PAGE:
Definition of famous in US English:

famous

adjective

  • Known about by many people.

    ‘the country is famous for its natural beauty’
    ‘a famous star’
    • ‘My father is famous for these kind of faux pas, partly because he is very deaf.’
    • ‘The Sea of Cortez is famous for whales, which come to bear their young in January.’
    • ‘Frida Kahlo is an icon who is arguably more famous for her image than for her work.’
    • ‘The Marx Brothers were famous for refusing to stick to the script of their stage shows.’
    • ‘Riddle was famous for the work he did with Frank Sinatra, but was wary of getting too close to him.’
    • ‘Aoka is famous for the edicts he ordered to be carved on rocks and pillars throughout his kingdom.’
    • ‘He was famous for breaking countless bands and introducing new music to his listeners.’
    • ‘He is famous for wanting his money up front and for not playing a note until he has checked the payment.’
    • ‘Even Hegel has a vogue from time to time, though he is famous for being impossible to read.’
    • ‘Some of his works are as famous for their literary as for their philosophical aspects.’
    • ‘How about a break in Chicago, the city famous for its jazz and blues music and its great shopping?’
    • ‘The Old Inn at Gairloch is famous for its seafood and game but it is worth holding back to enjoy pudding.’
    • ‘Klose is famous for his heading ability but this was his first for Germany for three years.’
    • ‘The Irish actor was as famous for his varied movie roles as his drinking and womanising.’
    • ‘Belgium is rightly famous for its blond beers, and you'll find a bar on every street corner.’
    • ‘The city is a World Heritage Site and is famous for its classical music, beer and marzipan.’
    • ‘There's a wide variety of stalls but Yarmouth market is famous for its chip stalls.’
    • ‘They reassembled the beautiful buildings that this city had once been famous for.’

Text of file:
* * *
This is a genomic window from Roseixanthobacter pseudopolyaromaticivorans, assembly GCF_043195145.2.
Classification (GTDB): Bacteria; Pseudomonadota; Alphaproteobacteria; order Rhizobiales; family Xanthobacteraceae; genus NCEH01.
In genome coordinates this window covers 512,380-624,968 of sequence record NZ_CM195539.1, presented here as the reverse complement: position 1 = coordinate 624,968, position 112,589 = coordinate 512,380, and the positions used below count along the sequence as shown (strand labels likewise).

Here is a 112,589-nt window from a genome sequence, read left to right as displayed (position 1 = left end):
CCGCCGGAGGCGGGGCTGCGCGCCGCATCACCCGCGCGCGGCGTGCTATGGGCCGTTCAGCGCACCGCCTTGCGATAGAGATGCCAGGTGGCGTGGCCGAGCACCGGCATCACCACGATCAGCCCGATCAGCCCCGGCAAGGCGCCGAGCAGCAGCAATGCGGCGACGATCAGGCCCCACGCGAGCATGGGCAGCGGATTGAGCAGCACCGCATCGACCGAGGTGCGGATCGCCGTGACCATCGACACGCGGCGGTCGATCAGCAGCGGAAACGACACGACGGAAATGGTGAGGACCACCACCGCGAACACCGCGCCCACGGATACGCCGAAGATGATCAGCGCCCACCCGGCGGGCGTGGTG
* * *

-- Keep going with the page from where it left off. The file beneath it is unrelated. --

• ‘Pitcairners are famous for the culture of silence that pervades their small society.’
    • ‘The crocus was famous for both aesthetic and practical reasons in the ancient world.’
    well known, celebrated, prominent, famed, popular, having made a name for oneself
    View synonyms

Phrases

  • famous for being famous

    • Having no recognizable or distinct reason for one's fame other than high media exposure.

      • ‘Celebrities are famous for being famous; heroes change lives.’
      • ‘Both women are certainly easy on the eye, but both are merely famous for being famous and that is about the sum of their achievements.’
      • ‘In this age of Z-list celebrities who are famous for being famous, it's so refreshing to meet a real star.’
      • ‘These are people who are famous for being famous, ciphers for our fantasies, cartoon characters with extravagant lives.’
      • ‘That is always the way of artists, for only mere celebrities are famous for being famous and need to cultivate a profile.’
  • famous last words

    • Said as an ironic comment on or reply to an overconfident assertion that may well be proved wrong by events.

      ‘“I'll be perfectly OK on my own.” “Famous last words,” she thought to herself’
      • ‘‘No need to worry any more, our ISP blocks all viruses’ could become some of the Net's most famous last words.’
      • ‘This time we have ‘no return to boom and bust’, a mantra which could turn out to be Gordon Brown's famous last words.’
      • ‘Perhaps the most famous last words in military history were uttered by an American Civil War officer, John Sedgwick: They couldn't hit an elephant at this distance.’
      • ‘So for now I'm off to make my final preparations in the hope that all runs smoothly… famous last words!’
      • ‘No one laughed when Gen. George Custer uttered his famous last words at Little Big Horn: ‘We're not out of it.’’

Origin

Late Middle English: from Old French fameus, from Latin famosus ‘famed’, from fama (see fame).

Pronunciation

famous

/ˈfāməs//ˈfeɪməs/